- Charter Veterinary Hospital, Roundswell, Barnstaple
- Bridge House Surgery, Pilton, Barnstaple
- St. John's Surgery, Newport, Barnstaple
- Mullacott Veterinary Hospital, Ilfracombe
- South Street Surgery, Braunton
Is your Rabbit Protected against Myxomatosis?
Myxomatosis is a fatal viral disease, which will affect all rabbits, not just wild strains.
99% of infected rabbits will die of the disease and yet less than 10% of pet rabbits are protected with vaccination.
The disease is spread by blood sucking insects such as rabbit fleas and mosquitoes. The small amount of live virus placed into the skin when bitten gets into the rabbit’s blood stream and travels around the body.
It settles in the skin of the head and genitalia, where it multiplies. Early symptoms of the disease are shown between five and 14 days following infection; these include puffy swellings to the face, lips, eyelids, ears, genitals and anus. These swelling rapidly progress over a matter of days to cause blindness and the affected patient will stop eating and drinking, thick crusting discharges of the eyes and nose are noticed and a fatal secondary pneumonia will result.
Sadly 99% of affected rabbits die, and this is usually within 12 days of the onset of symptoms. A small number of patients do manage to survive the disease with intensive nursing care over months, but will be left with scars and scabs on the face and body.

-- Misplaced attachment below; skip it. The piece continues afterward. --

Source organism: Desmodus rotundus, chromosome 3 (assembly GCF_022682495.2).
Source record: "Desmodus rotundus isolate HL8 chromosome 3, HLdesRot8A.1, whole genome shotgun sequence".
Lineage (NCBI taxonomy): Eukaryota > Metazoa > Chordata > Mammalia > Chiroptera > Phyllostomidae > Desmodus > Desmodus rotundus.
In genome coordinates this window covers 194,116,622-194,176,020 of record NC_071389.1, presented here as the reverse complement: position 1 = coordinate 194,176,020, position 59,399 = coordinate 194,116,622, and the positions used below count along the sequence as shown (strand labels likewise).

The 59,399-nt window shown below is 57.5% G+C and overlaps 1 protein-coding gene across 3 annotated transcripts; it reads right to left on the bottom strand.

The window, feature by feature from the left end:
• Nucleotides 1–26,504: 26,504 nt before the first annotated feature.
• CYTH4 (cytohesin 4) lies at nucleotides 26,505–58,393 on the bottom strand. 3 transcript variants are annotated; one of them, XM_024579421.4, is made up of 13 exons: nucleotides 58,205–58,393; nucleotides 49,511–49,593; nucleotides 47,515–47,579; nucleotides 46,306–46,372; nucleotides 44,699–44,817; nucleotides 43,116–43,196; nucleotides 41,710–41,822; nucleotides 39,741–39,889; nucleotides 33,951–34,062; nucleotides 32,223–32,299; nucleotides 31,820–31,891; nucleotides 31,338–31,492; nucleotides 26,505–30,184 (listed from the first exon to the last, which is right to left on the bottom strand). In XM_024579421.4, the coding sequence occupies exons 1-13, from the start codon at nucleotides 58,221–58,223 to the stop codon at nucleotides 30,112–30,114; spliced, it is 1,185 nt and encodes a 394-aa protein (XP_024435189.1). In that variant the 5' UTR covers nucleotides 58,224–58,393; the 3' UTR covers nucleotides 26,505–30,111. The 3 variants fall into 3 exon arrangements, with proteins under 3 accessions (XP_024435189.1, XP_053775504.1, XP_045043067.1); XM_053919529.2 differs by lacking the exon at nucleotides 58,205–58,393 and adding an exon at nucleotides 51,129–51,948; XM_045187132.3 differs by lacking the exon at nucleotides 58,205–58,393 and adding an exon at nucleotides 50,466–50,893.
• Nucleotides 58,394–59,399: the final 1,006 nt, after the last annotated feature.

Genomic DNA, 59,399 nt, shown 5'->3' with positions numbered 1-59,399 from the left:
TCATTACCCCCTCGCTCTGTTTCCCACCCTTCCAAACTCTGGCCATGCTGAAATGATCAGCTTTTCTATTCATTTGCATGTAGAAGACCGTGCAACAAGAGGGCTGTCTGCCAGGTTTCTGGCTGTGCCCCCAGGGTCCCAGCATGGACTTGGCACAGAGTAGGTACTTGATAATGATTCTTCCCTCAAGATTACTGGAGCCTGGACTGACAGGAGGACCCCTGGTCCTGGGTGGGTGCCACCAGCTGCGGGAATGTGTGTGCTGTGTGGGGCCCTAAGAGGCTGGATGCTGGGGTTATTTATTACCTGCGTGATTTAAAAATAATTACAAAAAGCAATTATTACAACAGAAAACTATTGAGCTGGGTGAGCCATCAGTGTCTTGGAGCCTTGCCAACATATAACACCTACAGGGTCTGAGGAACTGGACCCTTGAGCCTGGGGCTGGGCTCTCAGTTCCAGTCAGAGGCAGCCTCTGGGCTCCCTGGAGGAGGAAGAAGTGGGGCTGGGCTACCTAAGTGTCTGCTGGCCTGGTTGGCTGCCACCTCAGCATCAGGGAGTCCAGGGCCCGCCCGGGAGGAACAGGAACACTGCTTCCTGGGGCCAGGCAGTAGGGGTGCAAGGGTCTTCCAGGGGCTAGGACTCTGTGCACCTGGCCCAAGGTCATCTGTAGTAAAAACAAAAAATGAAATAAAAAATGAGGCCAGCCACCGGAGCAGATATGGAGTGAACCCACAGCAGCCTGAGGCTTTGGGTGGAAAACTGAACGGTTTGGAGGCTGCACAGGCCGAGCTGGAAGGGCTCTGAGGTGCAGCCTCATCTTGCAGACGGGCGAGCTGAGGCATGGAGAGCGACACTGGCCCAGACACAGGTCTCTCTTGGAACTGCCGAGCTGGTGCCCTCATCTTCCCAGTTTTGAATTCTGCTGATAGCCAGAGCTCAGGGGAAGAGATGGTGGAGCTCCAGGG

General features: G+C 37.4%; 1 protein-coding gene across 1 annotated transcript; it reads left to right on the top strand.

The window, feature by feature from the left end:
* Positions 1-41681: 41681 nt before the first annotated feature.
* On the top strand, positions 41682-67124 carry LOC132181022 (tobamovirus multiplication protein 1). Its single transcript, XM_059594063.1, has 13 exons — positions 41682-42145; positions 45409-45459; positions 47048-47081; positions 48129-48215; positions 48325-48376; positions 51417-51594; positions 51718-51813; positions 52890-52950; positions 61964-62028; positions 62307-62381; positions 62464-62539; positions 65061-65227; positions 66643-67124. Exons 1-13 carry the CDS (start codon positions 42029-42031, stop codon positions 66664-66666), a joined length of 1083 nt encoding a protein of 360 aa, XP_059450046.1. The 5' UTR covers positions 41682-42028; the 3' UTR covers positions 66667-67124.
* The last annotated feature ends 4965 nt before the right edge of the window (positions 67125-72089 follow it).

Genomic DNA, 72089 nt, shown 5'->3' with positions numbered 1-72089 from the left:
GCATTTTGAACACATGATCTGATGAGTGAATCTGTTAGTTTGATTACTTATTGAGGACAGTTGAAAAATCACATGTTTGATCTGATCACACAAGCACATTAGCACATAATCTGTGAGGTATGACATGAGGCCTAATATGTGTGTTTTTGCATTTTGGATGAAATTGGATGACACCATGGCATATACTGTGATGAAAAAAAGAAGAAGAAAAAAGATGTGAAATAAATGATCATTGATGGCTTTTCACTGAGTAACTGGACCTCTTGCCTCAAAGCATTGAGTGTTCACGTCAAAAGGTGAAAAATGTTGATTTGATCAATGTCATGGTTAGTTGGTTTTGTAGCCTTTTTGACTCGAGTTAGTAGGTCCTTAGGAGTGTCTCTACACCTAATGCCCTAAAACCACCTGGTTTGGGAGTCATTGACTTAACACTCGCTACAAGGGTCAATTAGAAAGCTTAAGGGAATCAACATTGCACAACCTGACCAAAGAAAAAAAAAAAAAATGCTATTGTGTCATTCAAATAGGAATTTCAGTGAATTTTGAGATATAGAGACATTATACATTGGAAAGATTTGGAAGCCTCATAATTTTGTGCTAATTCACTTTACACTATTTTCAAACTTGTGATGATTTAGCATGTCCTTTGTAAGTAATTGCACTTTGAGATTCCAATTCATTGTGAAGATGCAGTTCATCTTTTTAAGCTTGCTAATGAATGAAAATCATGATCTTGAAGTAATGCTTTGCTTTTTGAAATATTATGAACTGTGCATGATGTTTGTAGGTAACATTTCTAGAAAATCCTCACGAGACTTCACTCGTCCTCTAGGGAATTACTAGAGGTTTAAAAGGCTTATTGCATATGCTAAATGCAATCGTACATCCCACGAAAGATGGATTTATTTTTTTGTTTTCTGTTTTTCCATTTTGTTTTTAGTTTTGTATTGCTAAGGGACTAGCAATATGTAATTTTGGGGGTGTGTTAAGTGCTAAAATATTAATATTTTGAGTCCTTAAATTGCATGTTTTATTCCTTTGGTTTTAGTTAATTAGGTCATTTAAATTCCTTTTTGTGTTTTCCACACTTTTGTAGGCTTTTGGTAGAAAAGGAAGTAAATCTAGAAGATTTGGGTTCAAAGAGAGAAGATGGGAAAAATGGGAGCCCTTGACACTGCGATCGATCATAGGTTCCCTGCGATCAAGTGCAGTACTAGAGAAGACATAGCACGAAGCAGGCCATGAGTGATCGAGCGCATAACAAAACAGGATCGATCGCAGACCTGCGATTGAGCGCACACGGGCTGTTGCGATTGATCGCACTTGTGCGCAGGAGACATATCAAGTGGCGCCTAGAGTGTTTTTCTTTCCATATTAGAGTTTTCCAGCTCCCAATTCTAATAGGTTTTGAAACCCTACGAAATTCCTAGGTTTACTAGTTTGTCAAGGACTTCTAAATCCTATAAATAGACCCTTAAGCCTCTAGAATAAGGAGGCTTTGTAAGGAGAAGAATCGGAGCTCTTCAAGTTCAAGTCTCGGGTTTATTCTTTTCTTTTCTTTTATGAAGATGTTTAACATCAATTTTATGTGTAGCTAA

Protection against myxomatosis is provided by vaccination and insect control.
Vaccination is the best chance of protection against myxomatosis. A single injection is given to rabbits over six weeks of age. It then takes 14 days for immunity to be reached, and this protection lasts for six months. Annual booster vaccinations are required in May or June to provide protection during the warmer summer months when the risk is highest. In areas where the disease is rife and the risk is very high vaccination can be given every six months.
Complete insect control is difficult to achieve but the environmental flea burden can be reduced by keeping wild rabbits away and by applying the spot on product ‘Advantage’ to your rabbit. Mosquito presence can be reduced with nets and insect repellent strips. Dry bedding will also discourage them.
IF YOUR RABBIT HAS NOT BEEN VACCINATED THIS YEAR PLEASE MAKE AN APPOINTMENT WITH A VETERINARY SURGEON AS SOON AS POSSIBLE SO THAT WE CAN PROVIDE PROTECTION AGAINST THIS DEBILITATING
AND FATAL DISEASE.
If you have any further questions about your rabbits health care please telephone us and speak to one of our veterinary surgeons or veterinary nurses who will be happy to advise you.
For further healthcare advice click here.